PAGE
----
MSG Eric Marts
Two improvised explosive device (IED) blasts during Army MSG Eric Marts’ 2006 deployment serving with the 2-136 Combined Arms Battalion, 34th Infantry Division in Fallujah, Iraq took his vision. Shortly after the first blast, he started losing vision in one of his eyes. He continued to serve, but after being in another blast, the condition worsened. The traumatic brain injury (TBI) caused swelling in his optic nerves, resulting in him going blind in both eyes. He has also undergone surgeries for neck and shoulder injuries and experiences balance issues.
Eric and his wife Bobbie currently live in a trailer park in Moorhead, MN. The home presents many challenges for Eric. The hallways are narrow, making it difficult for his Seeing Eye Dog Deacon to do his job, and the bedrooms have barely enough space for Eric’s equipment. He and Bobbie used to love cooking together but their current kitchen isn’t big enough for the two of them to be in at the same time. Bobbie is also afraid to leave Eric alone in case of strangers approaching the home.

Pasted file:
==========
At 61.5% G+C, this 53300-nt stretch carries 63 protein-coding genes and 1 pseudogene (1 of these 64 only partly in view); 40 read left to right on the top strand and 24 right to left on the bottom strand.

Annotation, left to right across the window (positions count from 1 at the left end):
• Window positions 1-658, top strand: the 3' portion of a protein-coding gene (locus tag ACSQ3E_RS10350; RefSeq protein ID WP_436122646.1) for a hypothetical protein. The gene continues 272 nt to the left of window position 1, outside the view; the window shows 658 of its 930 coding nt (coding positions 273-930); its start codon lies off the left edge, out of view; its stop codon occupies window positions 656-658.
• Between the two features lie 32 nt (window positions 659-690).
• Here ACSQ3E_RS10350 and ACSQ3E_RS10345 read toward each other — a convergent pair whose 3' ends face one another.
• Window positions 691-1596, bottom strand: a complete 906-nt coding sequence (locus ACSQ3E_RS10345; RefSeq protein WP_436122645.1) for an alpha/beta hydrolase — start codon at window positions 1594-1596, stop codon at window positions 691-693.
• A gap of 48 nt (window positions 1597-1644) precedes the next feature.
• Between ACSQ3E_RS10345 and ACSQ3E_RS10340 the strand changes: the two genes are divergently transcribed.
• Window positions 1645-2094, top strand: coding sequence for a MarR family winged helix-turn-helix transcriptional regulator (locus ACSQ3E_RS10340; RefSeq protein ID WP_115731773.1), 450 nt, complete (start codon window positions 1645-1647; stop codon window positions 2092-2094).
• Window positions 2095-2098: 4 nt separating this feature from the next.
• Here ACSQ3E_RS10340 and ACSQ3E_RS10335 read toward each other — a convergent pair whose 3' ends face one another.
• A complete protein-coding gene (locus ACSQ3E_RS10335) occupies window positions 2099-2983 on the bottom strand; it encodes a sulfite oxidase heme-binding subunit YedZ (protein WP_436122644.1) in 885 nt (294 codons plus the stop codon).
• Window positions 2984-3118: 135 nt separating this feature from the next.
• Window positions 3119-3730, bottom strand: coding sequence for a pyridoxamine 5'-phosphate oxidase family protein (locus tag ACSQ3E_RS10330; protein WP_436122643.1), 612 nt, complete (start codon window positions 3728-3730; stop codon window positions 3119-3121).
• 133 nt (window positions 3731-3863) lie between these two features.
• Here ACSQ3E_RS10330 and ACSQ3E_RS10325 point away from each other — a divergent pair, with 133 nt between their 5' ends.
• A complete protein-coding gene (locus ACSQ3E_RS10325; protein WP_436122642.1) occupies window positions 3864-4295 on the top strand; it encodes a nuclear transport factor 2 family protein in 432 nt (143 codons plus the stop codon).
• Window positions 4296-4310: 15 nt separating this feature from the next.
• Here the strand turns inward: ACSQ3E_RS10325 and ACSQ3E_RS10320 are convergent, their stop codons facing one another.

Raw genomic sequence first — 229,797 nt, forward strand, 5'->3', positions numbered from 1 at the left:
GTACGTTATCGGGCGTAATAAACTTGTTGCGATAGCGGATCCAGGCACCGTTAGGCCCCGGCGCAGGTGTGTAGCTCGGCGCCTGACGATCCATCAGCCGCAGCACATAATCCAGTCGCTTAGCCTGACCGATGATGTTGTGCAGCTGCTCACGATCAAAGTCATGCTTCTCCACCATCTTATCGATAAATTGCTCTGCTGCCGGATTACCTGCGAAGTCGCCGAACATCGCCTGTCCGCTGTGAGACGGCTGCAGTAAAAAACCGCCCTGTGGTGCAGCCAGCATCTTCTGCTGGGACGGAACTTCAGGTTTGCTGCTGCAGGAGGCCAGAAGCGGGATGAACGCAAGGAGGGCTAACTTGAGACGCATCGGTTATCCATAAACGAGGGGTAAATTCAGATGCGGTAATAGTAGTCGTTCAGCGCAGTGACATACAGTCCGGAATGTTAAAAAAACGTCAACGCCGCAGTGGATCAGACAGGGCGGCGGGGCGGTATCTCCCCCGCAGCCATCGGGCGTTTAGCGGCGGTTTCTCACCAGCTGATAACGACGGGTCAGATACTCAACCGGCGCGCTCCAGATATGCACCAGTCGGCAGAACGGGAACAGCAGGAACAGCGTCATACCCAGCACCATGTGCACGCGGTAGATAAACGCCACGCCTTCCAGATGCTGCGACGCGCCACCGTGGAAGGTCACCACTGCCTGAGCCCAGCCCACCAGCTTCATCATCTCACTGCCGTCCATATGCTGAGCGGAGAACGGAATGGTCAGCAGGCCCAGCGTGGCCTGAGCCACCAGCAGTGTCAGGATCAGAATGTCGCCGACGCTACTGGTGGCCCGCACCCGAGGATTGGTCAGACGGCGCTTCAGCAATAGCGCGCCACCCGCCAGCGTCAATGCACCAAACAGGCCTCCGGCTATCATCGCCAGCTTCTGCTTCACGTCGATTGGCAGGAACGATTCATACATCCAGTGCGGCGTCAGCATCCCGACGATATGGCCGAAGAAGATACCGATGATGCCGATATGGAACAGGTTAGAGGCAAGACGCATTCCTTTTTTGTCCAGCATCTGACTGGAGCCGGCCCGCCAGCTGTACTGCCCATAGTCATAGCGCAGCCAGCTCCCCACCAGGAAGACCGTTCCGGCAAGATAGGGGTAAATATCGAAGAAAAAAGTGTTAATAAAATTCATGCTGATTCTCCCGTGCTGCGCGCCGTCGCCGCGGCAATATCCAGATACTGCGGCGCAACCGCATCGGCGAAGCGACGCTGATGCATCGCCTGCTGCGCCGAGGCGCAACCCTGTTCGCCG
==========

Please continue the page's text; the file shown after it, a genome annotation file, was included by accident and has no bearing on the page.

Eric and Bobbie look forward to the day Eric will have enough room for Deacon to be able to guide Eric around their home easily and a security system will be in place, making it safe for Eric to be home alone. Most importantly, they will have enough room to invite their five grown children and grandchildren over for holidays and cookouts. Eric’s other plans include continuing with his radio show called Heroes of the Heartland, and working with other Veterans. He is currently a member of HFOT’s Veteran Action and Advisory Team (VAAT).
During Eric’s recovery in reintegration training, a Vietnam Veteran visited his group with an injured bald eagle. The bird had a broken wing and head injury after being hit by a car. Eric says he strained as hard as he could to see the bird, to whom he could relate deeply – once so strong and powerful it could soar across the country, now no longer could. Unable to catch a glimpse of the eagle, he became emotional. As he stood to get his picture taken, the bird popped his head up, looked at Eric and stretched out its healthy wing, wrapping it around Eric’s shoulder. “This is how I feel about American people and organizations like Homes For Our Troops, they are taking me under their wing.”